Residents protest for and against guns in schools

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GRAND JUNCTION, Colo. (KKCO) -- Members of the community gathered outside the Basil T. Knight building Tuesday before the District 51 School Board meeting, protesting for and against having armed personnel in schools.

Following protests, the District 51 School Safety Work Group presented their recommendations after months of weekly meetings. None of the recommendations included immediate action on whether to arm people in schools, but they left room for future discussions.

Protestors outside of the building were passionate on either side of the issue and held their ground.

"The children's lives are precious; the people's lives are precious. We need to discourage this type of thing from happening," said former teacher Diane Cox.

Community member Eric Rechel said adding in more guns anywhere is no way to curb violence.

"The whole issue of guns in schools and in the public is so contrary to a peaceful society," said Rechel.

A Grand Junction high school student agrees.

"I don't want a world ruled by force sure an armed people is a polite people but do we really want a society where you have to have the threat of something happening to you in order for you to respect someone else," said student Tristan Noel.

But former patrol office-turned-pastor Richard Predovich said he won't feel safe until he knows his kids are protected at school, and said from his experience, response time is imperative.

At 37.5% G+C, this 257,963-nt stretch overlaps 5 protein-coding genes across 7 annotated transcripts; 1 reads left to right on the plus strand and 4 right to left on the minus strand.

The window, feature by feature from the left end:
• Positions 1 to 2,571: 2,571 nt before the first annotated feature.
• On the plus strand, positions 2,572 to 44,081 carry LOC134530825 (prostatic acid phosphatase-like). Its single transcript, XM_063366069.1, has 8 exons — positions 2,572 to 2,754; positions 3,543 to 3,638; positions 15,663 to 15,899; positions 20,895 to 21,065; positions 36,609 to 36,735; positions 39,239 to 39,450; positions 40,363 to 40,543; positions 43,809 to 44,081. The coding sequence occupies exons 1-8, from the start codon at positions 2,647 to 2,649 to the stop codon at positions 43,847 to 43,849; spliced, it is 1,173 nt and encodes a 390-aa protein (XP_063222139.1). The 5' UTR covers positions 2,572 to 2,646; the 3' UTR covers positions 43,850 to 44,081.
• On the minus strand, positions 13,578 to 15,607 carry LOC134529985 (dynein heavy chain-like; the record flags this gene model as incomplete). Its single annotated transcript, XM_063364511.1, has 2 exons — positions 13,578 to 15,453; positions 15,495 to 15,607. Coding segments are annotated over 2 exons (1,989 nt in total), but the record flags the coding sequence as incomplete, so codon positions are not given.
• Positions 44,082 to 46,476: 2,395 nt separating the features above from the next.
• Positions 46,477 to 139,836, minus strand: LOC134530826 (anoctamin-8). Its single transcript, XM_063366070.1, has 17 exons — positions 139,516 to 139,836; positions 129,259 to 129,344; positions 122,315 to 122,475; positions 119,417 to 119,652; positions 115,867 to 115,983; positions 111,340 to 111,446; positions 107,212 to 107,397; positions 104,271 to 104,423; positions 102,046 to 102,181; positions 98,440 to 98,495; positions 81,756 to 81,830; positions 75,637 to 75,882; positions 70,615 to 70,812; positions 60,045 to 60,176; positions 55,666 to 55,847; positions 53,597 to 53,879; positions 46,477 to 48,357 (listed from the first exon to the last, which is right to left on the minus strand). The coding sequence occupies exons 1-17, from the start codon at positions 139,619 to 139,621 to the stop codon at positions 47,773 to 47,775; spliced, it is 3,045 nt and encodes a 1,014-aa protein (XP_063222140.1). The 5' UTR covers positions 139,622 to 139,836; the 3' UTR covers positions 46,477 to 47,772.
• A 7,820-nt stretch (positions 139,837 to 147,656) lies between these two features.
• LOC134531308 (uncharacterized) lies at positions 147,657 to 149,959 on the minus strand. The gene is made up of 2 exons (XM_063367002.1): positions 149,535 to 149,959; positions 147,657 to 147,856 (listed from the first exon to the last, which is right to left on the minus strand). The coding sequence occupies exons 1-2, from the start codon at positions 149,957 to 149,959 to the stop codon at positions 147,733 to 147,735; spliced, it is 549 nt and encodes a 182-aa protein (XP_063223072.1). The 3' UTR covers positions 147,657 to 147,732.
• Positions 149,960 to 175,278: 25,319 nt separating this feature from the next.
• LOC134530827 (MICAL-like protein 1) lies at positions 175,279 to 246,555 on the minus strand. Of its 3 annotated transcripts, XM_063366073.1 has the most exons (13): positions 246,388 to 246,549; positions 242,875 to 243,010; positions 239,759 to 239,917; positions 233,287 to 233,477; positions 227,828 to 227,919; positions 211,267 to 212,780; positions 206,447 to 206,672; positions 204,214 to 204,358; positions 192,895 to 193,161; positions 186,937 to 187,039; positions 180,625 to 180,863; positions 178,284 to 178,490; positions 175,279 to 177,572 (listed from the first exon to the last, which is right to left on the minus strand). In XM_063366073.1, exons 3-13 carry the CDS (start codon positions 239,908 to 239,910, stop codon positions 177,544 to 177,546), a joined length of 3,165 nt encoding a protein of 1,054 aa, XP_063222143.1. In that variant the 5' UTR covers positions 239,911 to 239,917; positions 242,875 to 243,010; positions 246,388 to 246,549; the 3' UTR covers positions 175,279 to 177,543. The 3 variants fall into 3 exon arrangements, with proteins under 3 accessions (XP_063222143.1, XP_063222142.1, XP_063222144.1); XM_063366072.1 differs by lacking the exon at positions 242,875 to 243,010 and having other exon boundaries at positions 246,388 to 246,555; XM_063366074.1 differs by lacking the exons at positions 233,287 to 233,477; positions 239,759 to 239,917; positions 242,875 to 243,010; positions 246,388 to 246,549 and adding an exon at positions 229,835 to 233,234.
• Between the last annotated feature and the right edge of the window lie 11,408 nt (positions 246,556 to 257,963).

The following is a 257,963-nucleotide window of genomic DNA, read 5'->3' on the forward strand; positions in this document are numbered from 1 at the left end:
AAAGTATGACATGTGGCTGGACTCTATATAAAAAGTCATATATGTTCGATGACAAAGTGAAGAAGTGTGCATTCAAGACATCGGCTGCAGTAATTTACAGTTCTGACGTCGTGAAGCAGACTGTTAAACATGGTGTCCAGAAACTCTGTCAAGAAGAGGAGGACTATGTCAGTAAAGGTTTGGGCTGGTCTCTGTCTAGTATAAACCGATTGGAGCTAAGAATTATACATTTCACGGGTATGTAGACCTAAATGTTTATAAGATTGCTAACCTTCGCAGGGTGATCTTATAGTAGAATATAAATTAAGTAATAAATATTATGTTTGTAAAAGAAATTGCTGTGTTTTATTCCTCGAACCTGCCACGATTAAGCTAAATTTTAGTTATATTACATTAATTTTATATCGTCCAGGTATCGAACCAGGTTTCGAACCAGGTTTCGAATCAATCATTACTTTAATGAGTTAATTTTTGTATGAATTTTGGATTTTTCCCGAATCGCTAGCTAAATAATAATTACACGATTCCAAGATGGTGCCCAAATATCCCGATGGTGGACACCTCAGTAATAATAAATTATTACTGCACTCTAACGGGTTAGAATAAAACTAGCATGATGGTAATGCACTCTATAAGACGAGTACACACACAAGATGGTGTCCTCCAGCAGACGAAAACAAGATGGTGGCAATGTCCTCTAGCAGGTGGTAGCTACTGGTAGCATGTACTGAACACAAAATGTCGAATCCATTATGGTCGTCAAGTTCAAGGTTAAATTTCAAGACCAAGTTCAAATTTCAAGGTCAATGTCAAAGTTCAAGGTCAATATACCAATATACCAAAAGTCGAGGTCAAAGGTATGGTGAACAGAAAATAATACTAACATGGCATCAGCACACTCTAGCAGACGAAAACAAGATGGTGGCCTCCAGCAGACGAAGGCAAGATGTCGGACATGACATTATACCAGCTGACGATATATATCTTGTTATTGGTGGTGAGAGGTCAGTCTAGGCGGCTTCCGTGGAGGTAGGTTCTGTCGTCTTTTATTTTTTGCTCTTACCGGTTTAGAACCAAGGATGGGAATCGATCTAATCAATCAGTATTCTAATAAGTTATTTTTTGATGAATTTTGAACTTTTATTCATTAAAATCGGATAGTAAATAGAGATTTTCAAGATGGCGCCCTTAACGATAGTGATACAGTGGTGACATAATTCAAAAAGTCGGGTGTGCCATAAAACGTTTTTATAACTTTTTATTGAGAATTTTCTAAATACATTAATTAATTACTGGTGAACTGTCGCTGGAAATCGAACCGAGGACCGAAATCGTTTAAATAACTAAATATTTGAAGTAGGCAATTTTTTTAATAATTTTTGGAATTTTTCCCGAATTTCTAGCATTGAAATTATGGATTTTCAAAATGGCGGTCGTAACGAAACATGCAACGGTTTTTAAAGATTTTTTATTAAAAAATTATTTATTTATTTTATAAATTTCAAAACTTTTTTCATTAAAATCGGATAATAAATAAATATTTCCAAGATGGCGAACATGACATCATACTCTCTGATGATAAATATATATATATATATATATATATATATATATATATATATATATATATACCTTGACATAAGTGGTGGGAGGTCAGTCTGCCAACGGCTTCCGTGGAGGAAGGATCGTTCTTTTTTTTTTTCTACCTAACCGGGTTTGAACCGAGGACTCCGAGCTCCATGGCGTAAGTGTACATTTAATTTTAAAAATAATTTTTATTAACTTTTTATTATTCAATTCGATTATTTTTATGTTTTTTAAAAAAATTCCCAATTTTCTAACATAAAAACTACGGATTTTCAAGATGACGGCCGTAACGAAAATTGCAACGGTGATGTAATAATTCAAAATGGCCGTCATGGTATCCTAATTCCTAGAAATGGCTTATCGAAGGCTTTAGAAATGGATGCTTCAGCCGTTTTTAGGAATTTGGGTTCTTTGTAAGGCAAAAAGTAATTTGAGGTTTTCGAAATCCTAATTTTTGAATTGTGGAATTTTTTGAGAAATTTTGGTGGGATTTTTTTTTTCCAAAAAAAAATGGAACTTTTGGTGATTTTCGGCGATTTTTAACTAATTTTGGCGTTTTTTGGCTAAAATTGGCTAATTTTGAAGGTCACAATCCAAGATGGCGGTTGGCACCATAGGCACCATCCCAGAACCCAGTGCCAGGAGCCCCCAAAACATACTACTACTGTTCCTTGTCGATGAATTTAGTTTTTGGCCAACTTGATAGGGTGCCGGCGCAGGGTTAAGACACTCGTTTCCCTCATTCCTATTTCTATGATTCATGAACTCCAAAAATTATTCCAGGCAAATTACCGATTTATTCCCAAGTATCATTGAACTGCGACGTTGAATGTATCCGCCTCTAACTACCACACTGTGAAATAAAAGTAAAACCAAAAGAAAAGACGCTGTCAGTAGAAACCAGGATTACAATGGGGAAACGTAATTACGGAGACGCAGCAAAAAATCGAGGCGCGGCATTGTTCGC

"The best defense for someone being attacked is someone who is right there as the attack is happening to have the capability to defend themselves," said Predovich.

Many other parents and community members spoke before the board and presented very compelling opinions. One man said he understood the view that teachers aren't supposed to be armed guards but says they aren't supposed to be pallbearers at their student's funeral either.

One mom and teacher said she would take a bullet for a student but will not stand by and let guns into the schools she works and pays for.

The school board will now consider which safety recommendations to implement. Members have not released a timeline for those decisions.




 
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